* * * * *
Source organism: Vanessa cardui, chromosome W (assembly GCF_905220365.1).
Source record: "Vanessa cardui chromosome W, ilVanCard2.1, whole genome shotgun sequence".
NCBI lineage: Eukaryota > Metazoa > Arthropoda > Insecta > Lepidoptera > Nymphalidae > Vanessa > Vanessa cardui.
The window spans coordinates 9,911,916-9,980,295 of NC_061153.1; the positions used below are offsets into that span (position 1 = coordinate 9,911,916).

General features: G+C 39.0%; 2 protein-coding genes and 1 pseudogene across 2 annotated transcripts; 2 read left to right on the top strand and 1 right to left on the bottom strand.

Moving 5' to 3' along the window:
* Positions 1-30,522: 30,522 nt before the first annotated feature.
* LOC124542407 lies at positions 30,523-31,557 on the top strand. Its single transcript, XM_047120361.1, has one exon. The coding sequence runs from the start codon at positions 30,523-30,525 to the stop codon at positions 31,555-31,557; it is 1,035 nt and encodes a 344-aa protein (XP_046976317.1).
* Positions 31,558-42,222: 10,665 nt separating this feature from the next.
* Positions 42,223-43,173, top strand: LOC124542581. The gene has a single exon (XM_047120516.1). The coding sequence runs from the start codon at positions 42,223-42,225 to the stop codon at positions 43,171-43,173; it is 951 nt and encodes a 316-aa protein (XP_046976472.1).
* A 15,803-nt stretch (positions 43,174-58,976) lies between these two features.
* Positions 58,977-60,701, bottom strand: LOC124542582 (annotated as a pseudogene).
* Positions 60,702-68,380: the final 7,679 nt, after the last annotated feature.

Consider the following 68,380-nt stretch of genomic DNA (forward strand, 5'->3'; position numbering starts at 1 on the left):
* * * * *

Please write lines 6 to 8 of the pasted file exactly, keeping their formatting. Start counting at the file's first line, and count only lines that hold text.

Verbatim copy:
Moving 5' to 3' along the window:
* Positions 1-30,522: 30,522 nt before the first annotated feature.
* LOC124542407 lies at positions 30,523-31,557 on the top strand. Its single transcript, XM_047120361.1, has one exon. The coding sequence runs from the start codon at positions 30,523-30,525 to the stop codon at positions 31,555-31,557; it is 1,035 nt and encodes a 344-aa protein (XP_046976317.1).